Background: During atrial fibrillation ablations using thermal energy, the treatment effect is attributed to not just pulmonary vein isolation (PVI), but also to modulation of the autonomic nervous system by ablation of cardiac ganglionated plexi (GP).
Objectives: This study sought to assess the impact of pulsed field ablation (PFA) on the GP in patients undergoing PVI.
Methods: In the retrospective phase, heart rate was assessed pre- versus post-PVI using PFA, cryoballoon ablation, or radiofrequency ablation. In the prospective phase, a pentaspline PFA catheter was used in a protocol: 1) pre-PFA, high-frequency stimulation (HFS) identified GP sites by vagal effects; 2) PVI was performed assessing for repetitive vagal effects over each set of PF applications; 3) mapping defined PVI extent to identify those GP in the ablation zone; and 4) repeat HFS at GP sites to assess for persistence of vagal effects.
Results: Between baseline and 3 months, heart rates in the retrospective radiofrequency ablation (n = 40), cryoballoon (n = 40), and PFA (n = 40) cohorts increased by 8.9 ± 11.4, 11.1 ± 9.4, and -0.1 ± 9.2 beats/min, respectively (P= 0.01 PFA vs radiofrequency ablation; P= 0.01 PFA vs cryoballoon ablation). In the prospective phase, pre-PFA HFS in 20 additional patients identified 65 GP sites. During PFA, vagal effects were noted in 45% of first PF applications, persisting through all applications in 83%. HFS post-PFA reproduced vagal effects in 29 of 38 sites (76%) in low-voltage tissue.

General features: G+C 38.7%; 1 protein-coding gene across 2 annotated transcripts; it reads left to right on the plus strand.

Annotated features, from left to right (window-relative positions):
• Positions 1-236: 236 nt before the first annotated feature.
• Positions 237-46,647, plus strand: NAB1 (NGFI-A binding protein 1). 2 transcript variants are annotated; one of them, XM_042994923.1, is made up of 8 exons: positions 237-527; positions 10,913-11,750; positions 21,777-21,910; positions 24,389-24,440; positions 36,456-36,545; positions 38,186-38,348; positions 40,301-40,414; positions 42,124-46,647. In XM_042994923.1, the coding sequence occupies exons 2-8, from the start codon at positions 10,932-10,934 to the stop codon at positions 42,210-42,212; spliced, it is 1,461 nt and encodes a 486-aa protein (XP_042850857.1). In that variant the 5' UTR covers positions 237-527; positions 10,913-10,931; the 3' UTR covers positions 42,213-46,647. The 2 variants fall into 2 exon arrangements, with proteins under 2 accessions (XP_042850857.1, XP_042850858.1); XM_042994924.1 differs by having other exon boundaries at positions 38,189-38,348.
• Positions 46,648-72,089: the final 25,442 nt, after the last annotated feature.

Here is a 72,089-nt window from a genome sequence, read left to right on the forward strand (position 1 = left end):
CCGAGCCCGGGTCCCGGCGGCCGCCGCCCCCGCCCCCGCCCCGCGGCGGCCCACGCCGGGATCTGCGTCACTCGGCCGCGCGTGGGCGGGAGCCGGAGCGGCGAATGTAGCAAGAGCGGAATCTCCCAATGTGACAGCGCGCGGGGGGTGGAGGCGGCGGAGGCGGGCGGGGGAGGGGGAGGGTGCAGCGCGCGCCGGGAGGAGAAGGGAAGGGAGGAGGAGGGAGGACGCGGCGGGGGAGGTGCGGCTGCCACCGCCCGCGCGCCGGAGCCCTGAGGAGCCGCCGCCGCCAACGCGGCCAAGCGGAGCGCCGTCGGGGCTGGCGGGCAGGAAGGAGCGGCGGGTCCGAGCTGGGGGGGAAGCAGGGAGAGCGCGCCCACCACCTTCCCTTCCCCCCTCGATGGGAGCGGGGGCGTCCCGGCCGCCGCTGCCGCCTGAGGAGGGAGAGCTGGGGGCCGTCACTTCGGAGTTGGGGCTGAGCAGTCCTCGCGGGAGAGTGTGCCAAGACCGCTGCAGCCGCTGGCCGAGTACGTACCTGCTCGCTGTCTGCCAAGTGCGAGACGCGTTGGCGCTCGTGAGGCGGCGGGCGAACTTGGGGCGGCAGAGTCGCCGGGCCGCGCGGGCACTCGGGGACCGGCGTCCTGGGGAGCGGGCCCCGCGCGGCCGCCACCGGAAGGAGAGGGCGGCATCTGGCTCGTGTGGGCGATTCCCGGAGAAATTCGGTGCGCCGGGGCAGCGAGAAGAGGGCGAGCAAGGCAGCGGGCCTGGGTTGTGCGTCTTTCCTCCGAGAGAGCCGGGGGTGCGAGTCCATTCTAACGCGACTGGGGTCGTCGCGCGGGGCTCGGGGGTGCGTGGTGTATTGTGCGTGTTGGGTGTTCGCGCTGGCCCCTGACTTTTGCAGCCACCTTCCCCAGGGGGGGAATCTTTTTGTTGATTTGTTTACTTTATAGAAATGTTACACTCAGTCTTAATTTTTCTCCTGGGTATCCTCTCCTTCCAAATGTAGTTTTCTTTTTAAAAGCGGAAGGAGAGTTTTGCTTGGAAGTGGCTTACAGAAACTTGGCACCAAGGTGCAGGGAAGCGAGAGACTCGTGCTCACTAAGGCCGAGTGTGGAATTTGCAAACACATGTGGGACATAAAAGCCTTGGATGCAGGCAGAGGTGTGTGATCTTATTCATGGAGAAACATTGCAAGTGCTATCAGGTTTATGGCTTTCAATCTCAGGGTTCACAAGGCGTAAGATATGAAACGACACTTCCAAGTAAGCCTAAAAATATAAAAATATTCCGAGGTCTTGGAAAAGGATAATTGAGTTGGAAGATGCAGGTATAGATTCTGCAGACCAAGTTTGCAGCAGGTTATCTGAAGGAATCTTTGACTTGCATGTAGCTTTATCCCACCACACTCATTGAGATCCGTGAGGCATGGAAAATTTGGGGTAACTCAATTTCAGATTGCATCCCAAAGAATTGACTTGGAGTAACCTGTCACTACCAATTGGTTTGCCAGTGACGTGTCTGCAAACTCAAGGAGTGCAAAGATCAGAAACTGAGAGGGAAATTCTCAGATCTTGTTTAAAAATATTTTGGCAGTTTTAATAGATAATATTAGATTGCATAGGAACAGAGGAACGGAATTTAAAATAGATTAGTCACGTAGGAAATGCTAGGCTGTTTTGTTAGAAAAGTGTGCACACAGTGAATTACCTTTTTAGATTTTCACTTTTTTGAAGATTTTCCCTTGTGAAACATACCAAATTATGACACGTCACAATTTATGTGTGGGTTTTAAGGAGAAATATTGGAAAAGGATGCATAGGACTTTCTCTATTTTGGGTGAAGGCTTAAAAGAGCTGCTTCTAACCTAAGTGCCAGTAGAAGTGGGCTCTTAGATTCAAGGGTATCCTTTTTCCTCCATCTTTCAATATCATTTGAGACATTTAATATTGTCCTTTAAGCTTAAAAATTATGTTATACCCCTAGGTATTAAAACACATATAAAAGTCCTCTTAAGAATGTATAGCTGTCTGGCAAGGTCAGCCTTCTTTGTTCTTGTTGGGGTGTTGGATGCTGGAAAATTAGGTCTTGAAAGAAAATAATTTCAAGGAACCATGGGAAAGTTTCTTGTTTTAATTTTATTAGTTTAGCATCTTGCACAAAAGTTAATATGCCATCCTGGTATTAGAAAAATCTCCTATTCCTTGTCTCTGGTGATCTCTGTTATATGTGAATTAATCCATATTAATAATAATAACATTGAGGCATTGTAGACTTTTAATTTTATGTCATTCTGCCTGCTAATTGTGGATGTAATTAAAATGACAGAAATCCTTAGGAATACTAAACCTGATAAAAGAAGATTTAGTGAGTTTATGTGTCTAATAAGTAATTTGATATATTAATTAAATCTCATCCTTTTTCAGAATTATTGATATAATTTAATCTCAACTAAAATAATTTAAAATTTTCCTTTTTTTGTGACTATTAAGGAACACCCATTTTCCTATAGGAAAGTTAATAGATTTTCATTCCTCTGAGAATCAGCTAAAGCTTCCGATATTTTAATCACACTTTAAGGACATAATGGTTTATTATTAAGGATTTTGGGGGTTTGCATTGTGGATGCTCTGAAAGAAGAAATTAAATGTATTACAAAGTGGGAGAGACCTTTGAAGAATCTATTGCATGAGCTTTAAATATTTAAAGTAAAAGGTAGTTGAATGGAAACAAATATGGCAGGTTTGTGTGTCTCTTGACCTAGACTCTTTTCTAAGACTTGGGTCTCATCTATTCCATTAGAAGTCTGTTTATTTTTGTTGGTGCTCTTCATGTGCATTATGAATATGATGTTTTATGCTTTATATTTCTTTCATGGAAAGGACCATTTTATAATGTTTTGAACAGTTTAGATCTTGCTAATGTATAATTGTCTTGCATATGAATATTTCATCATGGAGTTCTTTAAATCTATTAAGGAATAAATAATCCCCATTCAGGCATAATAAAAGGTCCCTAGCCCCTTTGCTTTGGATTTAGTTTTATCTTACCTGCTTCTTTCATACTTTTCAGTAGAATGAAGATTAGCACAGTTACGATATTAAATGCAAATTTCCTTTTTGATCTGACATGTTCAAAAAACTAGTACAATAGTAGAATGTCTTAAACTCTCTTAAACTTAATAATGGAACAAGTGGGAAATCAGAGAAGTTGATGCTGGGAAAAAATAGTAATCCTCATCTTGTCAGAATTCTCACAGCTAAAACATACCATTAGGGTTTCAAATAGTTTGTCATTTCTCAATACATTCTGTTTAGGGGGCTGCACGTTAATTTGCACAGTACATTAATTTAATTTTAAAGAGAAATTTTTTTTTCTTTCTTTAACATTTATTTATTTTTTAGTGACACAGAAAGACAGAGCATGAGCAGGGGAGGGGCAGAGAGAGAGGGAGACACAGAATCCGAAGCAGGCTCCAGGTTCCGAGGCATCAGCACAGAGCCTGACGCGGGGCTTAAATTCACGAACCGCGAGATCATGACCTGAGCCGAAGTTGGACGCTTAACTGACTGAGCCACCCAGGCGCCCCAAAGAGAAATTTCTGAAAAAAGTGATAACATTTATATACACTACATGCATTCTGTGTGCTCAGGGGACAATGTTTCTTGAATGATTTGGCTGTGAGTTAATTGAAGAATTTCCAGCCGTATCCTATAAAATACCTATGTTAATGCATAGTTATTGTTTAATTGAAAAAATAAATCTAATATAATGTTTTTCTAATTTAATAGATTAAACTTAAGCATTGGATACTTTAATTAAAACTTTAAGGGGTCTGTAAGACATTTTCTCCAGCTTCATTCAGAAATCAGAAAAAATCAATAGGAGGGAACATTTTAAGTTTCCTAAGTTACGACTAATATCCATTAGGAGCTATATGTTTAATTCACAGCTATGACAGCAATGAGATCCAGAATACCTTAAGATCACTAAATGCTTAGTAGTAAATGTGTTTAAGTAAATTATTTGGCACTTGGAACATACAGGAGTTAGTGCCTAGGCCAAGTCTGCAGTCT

Conclusions: PFA has minimal effect on GP. Unlike with thermal ablation, the mechanism by which PFA treats atrial fibrillation is mediated solely by durable PVI.
Keywords: atrial fibrillation; cardiac autonomic nervous system; pulsed field ablation.
Copyright © 2023. Published by Elsevier Inc.